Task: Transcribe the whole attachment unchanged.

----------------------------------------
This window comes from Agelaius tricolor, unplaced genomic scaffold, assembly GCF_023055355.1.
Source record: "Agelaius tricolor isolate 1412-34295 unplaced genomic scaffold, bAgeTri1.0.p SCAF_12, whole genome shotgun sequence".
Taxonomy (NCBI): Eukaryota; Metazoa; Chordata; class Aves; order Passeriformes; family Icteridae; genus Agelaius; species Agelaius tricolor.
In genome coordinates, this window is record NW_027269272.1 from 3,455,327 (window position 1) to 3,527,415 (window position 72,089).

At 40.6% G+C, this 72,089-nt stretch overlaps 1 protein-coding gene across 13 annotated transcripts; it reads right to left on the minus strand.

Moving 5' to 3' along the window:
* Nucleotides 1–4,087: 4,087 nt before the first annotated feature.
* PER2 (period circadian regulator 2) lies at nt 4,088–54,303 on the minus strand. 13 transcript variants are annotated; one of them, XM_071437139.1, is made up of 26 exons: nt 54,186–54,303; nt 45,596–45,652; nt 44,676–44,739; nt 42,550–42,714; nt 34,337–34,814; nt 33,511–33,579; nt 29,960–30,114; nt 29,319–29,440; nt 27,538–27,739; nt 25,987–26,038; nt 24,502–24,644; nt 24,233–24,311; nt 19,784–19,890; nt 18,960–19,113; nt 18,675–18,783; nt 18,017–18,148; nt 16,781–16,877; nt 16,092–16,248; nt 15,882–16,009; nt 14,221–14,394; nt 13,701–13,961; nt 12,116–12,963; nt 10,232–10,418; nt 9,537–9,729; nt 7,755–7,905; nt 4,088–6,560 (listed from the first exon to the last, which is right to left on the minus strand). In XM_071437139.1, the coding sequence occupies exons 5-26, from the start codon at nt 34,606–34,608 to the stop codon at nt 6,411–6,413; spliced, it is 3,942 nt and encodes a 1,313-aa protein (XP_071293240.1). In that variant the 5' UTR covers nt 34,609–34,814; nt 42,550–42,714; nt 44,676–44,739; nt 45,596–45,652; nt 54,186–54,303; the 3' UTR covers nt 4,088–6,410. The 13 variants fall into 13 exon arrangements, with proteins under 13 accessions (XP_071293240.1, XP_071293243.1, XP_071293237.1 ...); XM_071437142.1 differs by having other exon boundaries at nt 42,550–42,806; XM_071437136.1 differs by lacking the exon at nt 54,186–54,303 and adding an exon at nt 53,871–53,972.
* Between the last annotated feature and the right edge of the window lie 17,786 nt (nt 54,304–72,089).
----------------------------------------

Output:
This window comes from Agelaius tricolor, unplaced genomic scaffold, assembly GCF_023055355.1.
Source record: "Agelaius tricolor isolate 1412-34295 unplaced genomic scaffold, bAgeTri1.0.p SCAF_12, whole genome shotgun sequence".
Taxonomy (NCBI): Eukaryota; Metazoa; Chordata; class Aves; order Passeriformes; family Icteridae; genus Agelaius; species Agelaius tricolor.
In genome coordinates, this window is record NW_027269272.1 from 3,455,327 (window position 1) to 3,527,415 (window position 72,089).

At 40.6% G+C, this 72,089-nt stretch overlaps 1 protein-coding gene across 13 annotated transcripts; it reads right to left on the minus strand.

Moving 5' to 3' along the window:
* Nucleotides 1–4,087: 4,087 nt before the first annotated feature.
* PER2 (period circadian regulator 2) lies at nt 4,088–54,303 on the minus strand. 13 transcript variants are annotated; one of them, XM_071437139.1, is made up of 26 exons: nt 54,186–54,303; nt 45,596–45,652; nt 44,676–44,739; nt 42,550–42,714; nt 34,337–34,814; nt 33,511–33,579; nt 29,960–30,114; nt 29,319–29,440; nt 27,538–27,739; nt 25,987–26,038; nt 24,502–24,644; nt 24,233–24,311; nt 19,784–19,890; nt 18,960–19,113; nt 18,675–18,783; nt 18,017–18,148; nt 16,781–16,877; nt 16,092–16,248; nt 15,882–16,009; nt 14,221–14,394; nt 13,701–13,961; nt 12,116–12,963; nt 10,232–10,418; nt 9,537–9,729; nt 7,755–7,905; nt 4,088–6,560 (listed from the first exon to the last, which is right to left on the minus strand). In XM_071437139.1, the coding sequence occupies exons 5-26, from the start codon at nt 34,606–34,608 to the stop codon at nt 6,411–6,413; spliced, it is 3,942 nt and encodes a 1,313-aa protein (XP_071293240.1). In that variant the 5' UTR covers nt 34,609–34,814; nt 42,550–42,714; nt 44,676–44,739; nt 45,596–45,652; nt 54,186–54,303; the 3' UTR covers nt 4,088–6,410. The 13 variants fall into 13 exon arrangements, with proteins under 13 accessions (XP_071293240.1, XP_071293243.1, XP_071293237.1 ...); XM_071437142.1 differs by having other exon boundaries at nt 42,550–42,806; XM_071437136.1 differs by lacking the exon at nt 54,186–54,303 and adding an exon at nt 53,871–53,972.
* Between the last annotated feature and the right edge of the window lie 17,786 nt (nt 54,304–72,089).